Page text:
Excellent synthetic cork. It does not take a set like regular cork, so it does make using mouthpieces with different diameters an easier task!
 

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Many players swap mouthpieces depending on the literature they are playing. I use Otto Link for daily playing and all gigs except classical, sax quartet and symphonic band where I use a Rosseau. No problem switching back and forth but always practice with the Rosseau in advance of a gig. No problem getting good sound, solid intonation and flexibility for bottom end to extended range on either MP after initial adjustment
+1
 

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Many players swap mouthpieces depending on the literature they are playing. I use Otto Link for daily playing and all gigs except classical, sax quartet and symphonic band where I use a Rosseau. No problem switching back and forth but always practice with the Rosseau in advance of a gig. No problem getting good sound, solid intonation and flexibility for bottom end to extended range on either MP after initial adjustment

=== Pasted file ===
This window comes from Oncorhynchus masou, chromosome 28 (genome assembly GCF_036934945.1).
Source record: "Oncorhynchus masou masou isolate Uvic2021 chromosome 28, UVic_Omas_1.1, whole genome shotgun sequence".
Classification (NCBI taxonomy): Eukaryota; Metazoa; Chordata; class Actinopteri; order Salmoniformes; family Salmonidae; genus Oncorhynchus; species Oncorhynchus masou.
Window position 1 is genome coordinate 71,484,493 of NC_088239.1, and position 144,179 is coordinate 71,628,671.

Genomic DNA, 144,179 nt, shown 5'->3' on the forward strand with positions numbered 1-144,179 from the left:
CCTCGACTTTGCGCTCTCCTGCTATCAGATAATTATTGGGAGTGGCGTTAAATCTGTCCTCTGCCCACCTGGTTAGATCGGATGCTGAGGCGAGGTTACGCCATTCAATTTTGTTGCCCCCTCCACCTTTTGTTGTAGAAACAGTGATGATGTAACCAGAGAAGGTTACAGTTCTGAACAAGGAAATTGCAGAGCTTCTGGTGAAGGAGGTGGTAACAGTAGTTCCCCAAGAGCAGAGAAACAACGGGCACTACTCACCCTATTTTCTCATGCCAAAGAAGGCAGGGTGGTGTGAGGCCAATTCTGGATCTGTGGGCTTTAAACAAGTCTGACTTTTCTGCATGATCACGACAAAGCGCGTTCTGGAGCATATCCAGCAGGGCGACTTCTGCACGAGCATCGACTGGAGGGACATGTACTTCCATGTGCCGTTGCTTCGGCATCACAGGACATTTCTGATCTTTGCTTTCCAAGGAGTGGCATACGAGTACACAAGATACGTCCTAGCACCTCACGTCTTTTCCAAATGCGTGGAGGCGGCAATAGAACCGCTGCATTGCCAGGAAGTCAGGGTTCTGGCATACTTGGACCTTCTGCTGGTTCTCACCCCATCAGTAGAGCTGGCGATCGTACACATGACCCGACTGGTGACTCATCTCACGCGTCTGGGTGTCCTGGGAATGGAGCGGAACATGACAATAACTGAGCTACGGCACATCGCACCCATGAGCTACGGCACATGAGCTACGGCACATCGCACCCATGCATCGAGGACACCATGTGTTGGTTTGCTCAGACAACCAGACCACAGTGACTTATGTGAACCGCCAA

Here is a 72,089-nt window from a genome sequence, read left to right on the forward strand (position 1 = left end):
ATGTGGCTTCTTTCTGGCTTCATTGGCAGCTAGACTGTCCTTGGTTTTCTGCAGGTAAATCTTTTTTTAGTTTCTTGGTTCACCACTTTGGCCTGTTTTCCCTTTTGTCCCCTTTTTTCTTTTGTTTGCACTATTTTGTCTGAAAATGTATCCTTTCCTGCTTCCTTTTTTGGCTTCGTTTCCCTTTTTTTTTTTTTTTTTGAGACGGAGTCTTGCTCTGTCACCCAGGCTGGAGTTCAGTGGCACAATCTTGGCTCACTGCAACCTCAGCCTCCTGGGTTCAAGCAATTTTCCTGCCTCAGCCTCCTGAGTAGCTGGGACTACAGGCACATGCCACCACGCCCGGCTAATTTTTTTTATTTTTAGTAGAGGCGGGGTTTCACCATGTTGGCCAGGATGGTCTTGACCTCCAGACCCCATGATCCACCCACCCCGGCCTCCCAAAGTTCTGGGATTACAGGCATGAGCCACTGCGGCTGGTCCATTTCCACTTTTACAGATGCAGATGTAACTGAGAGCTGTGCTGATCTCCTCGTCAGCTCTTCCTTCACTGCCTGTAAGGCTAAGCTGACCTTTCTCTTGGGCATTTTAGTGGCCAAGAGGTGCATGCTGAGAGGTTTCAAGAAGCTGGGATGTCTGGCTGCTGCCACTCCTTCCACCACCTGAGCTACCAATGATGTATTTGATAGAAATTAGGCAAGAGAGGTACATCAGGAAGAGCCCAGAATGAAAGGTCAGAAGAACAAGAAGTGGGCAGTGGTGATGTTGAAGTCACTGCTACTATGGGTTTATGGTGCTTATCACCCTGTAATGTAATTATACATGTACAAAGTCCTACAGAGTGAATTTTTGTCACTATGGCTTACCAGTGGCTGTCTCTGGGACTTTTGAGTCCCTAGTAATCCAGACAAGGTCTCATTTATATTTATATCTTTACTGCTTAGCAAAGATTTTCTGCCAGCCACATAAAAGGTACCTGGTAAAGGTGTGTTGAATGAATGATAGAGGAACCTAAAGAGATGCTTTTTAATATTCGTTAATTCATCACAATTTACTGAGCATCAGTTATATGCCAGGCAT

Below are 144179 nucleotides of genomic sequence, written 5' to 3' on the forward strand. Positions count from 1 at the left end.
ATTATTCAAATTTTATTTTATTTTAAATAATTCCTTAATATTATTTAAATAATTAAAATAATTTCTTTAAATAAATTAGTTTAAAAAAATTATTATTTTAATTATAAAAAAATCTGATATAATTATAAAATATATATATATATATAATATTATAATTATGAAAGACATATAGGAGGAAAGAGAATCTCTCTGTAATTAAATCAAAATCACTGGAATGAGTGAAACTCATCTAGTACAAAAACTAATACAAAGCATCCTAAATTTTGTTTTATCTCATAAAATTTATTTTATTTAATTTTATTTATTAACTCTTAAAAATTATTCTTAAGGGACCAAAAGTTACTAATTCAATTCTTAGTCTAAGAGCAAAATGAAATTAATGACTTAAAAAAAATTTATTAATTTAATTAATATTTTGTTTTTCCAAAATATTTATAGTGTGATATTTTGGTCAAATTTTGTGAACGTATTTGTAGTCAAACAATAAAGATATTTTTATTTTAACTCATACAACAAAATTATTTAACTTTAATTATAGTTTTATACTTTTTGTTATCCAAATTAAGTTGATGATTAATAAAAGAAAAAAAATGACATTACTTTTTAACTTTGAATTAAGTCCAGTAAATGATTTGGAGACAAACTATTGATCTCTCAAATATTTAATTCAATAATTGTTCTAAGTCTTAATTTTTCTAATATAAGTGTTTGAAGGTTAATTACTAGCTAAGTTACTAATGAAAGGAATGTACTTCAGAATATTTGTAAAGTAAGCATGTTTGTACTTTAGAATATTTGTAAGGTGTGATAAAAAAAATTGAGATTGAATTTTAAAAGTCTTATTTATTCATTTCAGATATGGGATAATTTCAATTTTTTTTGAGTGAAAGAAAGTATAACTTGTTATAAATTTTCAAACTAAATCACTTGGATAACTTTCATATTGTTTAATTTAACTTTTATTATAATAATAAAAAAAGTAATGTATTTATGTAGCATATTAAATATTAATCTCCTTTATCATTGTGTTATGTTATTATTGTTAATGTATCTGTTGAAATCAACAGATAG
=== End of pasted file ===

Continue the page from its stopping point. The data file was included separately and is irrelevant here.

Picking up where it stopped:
Do you teach beginners? What advice to you have to share in that context?
 

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Synthetic cork is prone to slipping when used on the neck. Avoid it for such purposes.
That is interesting. Maybe that depends upon the brand? I have used the Valentino cork on 3 necks and found it fairly easy to sand and witnessed no slipping. The cork had adhesive on the back, but I still used a good grade of contact cement over the neck brass, and I am very happy with the results.
 

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Maybe that depends upon the brand?